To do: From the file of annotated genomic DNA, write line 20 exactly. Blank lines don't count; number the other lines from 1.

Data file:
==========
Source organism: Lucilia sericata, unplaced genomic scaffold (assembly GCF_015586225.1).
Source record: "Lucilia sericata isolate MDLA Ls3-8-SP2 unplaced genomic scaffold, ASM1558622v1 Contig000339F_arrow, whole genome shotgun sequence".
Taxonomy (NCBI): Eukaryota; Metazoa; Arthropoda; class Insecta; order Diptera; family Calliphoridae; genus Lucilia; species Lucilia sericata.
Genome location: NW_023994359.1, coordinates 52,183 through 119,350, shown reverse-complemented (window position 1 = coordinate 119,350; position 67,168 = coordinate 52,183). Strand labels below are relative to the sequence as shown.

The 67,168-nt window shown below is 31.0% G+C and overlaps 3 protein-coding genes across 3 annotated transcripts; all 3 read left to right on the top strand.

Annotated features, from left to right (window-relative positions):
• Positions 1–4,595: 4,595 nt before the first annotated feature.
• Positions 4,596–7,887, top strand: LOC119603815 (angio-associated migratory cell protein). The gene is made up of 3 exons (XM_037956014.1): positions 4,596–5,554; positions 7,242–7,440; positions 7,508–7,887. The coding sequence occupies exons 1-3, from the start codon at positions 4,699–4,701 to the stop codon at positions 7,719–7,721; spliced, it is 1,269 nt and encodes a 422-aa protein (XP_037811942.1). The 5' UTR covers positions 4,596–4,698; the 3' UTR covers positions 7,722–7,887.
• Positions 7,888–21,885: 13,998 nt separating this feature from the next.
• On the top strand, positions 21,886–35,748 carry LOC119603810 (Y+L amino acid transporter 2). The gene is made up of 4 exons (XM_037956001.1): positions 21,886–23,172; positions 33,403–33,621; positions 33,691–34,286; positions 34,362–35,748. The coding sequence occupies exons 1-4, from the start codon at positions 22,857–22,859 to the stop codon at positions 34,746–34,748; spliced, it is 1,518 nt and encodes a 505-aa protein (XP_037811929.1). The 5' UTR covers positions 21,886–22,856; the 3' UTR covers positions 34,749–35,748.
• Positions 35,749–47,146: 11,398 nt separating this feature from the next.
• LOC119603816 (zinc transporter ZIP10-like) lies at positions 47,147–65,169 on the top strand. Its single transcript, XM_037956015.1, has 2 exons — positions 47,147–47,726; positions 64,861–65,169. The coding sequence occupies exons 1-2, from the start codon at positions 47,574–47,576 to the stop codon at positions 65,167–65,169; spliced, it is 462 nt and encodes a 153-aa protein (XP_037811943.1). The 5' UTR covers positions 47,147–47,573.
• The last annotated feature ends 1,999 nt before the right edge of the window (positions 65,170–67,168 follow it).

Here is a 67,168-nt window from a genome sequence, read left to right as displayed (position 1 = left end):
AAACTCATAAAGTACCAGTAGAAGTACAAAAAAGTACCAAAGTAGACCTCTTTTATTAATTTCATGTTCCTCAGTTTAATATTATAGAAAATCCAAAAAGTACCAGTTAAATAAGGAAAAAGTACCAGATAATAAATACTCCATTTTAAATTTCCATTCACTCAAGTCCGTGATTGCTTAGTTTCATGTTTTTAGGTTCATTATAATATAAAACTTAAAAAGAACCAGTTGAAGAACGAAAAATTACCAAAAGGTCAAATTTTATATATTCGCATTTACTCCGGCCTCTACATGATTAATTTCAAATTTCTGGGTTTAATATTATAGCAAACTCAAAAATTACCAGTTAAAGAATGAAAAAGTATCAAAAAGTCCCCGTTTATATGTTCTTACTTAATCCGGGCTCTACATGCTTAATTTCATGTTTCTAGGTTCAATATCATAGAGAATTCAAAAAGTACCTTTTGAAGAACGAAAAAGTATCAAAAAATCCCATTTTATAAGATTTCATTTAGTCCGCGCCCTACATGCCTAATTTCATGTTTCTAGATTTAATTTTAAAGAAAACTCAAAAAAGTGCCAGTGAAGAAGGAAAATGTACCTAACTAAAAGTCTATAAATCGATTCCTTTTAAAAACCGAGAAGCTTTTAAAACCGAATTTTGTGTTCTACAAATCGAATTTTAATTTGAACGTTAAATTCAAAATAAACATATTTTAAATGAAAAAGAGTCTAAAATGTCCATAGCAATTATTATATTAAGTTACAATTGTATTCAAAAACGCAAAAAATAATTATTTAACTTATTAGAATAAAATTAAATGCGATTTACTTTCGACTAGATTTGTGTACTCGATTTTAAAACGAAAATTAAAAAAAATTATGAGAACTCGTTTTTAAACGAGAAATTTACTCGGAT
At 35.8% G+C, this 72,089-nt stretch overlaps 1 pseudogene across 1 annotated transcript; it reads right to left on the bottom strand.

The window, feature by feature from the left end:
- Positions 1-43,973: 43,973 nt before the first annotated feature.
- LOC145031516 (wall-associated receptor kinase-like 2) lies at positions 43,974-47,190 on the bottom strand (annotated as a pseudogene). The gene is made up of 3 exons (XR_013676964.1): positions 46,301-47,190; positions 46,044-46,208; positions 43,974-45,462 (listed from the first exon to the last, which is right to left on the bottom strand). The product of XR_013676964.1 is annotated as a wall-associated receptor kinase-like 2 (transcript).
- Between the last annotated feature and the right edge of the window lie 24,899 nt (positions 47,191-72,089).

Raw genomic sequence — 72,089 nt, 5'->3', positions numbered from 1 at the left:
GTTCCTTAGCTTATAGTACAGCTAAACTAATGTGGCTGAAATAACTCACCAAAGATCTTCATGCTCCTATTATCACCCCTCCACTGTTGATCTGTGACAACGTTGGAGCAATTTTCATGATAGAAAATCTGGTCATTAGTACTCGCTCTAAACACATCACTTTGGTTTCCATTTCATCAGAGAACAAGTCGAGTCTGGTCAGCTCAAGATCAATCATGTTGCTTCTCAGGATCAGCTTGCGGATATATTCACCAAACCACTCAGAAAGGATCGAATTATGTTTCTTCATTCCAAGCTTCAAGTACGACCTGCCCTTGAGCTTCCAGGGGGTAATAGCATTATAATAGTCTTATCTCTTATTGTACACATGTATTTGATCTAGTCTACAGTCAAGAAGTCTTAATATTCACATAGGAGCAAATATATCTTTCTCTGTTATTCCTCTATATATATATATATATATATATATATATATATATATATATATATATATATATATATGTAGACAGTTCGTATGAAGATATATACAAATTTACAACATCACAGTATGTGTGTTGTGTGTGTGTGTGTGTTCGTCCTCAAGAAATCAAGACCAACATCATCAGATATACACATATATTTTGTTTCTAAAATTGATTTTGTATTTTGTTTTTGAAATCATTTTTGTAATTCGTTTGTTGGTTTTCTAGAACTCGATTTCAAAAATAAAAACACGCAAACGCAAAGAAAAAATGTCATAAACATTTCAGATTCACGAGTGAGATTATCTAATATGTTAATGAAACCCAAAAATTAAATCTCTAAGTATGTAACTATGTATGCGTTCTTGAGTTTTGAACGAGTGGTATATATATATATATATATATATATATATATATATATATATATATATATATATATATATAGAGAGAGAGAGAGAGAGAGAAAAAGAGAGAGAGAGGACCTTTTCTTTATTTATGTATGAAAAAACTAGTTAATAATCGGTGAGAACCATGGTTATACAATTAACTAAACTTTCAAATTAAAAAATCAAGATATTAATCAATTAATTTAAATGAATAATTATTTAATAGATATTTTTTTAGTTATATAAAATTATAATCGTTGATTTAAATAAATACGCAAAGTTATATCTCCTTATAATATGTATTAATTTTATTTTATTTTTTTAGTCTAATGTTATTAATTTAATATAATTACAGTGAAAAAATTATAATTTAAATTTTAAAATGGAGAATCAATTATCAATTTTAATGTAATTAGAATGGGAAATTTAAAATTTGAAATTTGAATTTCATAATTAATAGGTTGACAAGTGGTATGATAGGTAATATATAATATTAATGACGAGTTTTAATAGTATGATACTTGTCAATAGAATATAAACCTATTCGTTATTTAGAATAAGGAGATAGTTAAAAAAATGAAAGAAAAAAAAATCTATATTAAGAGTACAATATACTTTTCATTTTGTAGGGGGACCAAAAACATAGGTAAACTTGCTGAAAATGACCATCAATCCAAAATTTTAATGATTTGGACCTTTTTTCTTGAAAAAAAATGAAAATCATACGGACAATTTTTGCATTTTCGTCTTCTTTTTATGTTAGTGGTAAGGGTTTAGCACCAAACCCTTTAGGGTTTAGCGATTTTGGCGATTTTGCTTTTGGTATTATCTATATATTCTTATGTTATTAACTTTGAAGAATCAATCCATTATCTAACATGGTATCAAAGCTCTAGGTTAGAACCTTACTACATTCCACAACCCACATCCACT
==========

- Between the last annotated feature and the right edge of the window lie 24,899 nt (positions 47,191-72,089).